On Being a Chef-Marketer
How would you like those… Fried or boiled?
That’s the sort of question you might get asked in a simple cafe when you’ve popped out for a quick bite to eat.
You don’t have great expectations as to what will eventually appear on a plate in front of you but it might just be edible. It was the last time you ate there… and it wasn’t expensive.
Eating establishments attract the diners they deserve.
Set up a simple cafe (or food truck) with no airs and graces that serves OK food at OK prices and you’ll attract a good lunchtime crowd provided you are downtown in the business district.
Across the street, might be a fine dining establishment with a whole other clientele… also busy at lunch time on weekdays.
The first would be run by a cook. He or she wouldn’t dream of claiming the title of chef. After all, they never went to a culinary institute. Have never worked in a Michelin starred restaurant and have no ambition to do so.
The second is the flip side of the coin. The chef has learned his craft in different kitchens around the world. He or she is passionate about creating inspiring dishes that leave diners’ taste buds tingling with delight.
They insist on buying only the best organic ingredients and pay attention to the ways these combine and interact to create extraordinary flavours and experiences.
My point is that there are cook-marketers out there and there are also chef-marketers too.
The cook-marketers spin you the latest hacks and recipes. They are journeymen and women who tread conventional paths. They attract like minded customers seeking a simple solution on a budget.
Like Pizza Hut attracts customers seeking an average predictable dining experience on a budget.
Chef marketers offer an entirely different experience. One might say an exceptional experience driven by the desire to serve their clientele to the very best of their ability and expect nothing else in return.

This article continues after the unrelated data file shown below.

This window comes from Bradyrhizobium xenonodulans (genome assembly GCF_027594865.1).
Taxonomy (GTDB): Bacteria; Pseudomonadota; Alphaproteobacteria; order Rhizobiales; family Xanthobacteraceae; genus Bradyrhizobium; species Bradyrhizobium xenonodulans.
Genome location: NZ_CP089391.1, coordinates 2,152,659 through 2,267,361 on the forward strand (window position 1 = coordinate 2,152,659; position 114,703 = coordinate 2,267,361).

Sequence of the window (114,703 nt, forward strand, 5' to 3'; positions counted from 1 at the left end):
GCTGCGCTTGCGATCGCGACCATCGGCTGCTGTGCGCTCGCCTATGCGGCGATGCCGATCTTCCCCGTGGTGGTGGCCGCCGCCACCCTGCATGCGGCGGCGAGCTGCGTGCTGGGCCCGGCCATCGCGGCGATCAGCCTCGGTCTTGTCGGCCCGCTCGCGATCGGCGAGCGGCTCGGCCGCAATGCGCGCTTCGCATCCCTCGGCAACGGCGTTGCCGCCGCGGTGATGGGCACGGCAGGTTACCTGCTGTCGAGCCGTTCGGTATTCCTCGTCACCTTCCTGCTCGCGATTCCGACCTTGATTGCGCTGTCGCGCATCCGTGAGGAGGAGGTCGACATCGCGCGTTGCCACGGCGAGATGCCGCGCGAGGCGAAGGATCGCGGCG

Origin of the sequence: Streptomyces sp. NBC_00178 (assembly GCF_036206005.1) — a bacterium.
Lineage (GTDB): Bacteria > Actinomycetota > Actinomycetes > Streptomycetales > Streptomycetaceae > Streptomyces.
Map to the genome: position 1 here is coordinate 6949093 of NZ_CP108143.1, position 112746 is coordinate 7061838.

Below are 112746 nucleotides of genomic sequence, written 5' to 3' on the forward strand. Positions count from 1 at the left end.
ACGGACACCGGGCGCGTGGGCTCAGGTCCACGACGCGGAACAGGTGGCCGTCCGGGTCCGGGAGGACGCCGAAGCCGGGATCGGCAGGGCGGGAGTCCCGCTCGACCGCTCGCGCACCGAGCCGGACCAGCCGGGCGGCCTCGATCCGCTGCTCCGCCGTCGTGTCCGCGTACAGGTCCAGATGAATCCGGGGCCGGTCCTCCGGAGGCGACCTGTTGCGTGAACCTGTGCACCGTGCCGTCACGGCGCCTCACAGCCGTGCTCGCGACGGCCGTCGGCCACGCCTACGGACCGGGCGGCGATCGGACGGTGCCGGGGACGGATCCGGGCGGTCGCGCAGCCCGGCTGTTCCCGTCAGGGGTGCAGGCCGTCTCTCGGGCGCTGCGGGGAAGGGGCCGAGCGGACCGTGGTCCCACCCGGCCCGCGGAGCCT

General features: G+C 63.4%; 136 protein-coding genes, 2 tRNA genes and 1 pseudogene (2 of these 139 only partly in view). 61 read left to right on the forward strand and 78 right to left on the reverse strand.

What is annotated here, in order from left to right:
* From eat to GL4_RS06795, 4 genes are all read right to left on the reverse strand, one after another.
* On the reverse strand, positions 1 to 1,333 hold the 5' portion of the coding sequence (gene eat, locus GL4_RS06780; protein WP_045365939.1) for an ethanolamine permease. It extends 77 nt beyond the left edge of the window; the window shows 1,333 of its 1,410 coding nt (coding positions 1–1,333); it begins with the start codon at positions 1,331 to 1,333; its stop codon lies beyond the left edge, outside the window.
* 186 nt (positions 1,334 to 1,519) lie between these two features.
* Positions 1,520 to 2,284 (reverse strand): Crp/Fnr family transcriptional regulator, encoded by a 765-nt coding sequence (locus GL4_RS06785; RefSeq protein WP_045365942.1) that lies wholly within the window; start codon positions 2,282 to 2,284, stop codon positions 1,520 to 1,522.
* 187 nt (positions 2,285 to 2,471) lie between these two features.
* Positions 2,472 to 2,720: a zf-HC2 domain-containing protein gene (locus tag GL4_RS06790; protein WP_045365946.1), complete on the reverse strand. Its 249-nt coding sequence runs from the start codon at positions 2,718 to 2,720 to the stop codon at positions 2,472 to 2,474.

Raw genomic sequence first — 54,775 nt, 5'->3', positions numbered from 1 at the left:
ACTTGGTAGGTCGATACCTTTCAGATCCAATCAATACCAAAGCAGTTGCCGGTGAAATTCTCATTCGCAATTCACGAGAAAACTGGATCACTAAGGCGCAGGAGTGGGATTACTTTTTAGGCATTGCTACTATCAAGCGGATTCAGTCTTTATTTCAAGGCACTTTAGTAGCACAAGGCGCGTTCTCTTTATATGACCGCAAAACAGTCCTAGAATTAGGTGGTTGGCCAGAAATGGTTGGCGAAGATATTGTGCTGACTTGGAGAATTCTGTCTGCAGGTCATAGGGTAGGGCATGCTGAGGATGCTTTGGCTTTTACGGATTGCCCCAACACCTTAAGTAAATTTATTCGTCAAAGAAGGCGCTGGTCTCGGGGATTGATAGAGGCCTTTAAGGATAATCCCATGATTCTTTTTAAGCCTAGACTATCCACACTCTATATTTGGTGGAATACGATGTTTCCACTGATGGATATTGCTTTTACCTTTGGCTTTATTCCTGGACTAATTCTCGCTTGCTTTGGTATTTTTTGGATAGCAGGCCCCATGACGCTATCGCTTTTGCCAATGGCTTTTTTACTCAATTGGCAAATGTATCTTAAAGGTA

They go back to first principles.
Spend half a lifetime testing and perfecting their expertise.
They do not follow anyone in particular.
In fact the guru marketers discreetly follow them.
These chef marketers attract clients with the same expectations.
They’ve never followed a crowd in their lives.
They move on the instant they find they’re in the wrong place.
Clients naturally move towards marketers with similar expectations just like you naturally choose a place to eat based on your own expectations at that moment.
The good news is that…
We get to choose who we wish to work with.
We get to design the stories that we tell.
We get to set our own expectations.
The business you create will attract the ‘diners’ who match those expectations.
The way it looks.
The way it feels.
The way it talks.
All contribute to attracting the right customers.
Being a chef-marketer isn’t for everyone.
Many aspire but few are called.
It’s an infinite game with no winners or losers.
It’s about remaining in the game for the right reasons.
It's about talent, hard work and practicing your craft.
… and never quitting.
So it’s about WHO first.
And only then, can you talk about the WHAT and the HOW
The desire to improve the quality of your clientele is the ambition of every fine dining restaurant.
Quantity is what the pizza joint round the corner is after.
Which is why I spend so much time with clients positioning them in their market, deciding on the world they want to build for themselves and understanding the ideas and beliefs that their ideal prospect needs to have assimilated BEFORE they are ready to work with them.
These clients are usually expert service providers who have a unique business idea. They have a ton of experience not to mention an expertise that has been well honed.
The good news is that they love to write about what they do and give insights that are actionable now, to people out there in client land.
They hold nothing back cos they know that information is free but hard won experience is like a well cut diamond… worth good money to the people who want results fast.
My ideal client is a guy called Chris (but if she’s a she, she’d be Amelia).
She’s ready to invest in herself and get things done.
She’s bought a few online courses so has a nose for the right mentor.
Either way, they want to get rich slowly…
PS: You may be wondering why I chose the ‘Chef/Restaurant’ theme for this post. Here’s why…
I trained at the Cordon Bleu Culinary Institute in Paris so the world of fine dining is one that I am familiar with. In fact, when I had finished my training, I worked for a while in the kitchen of the French Ministry of Foreign Affairs in the patisserie section making desserts for the heads of state who were visiting the President.
It was one of the best experiences I have ever enjoyed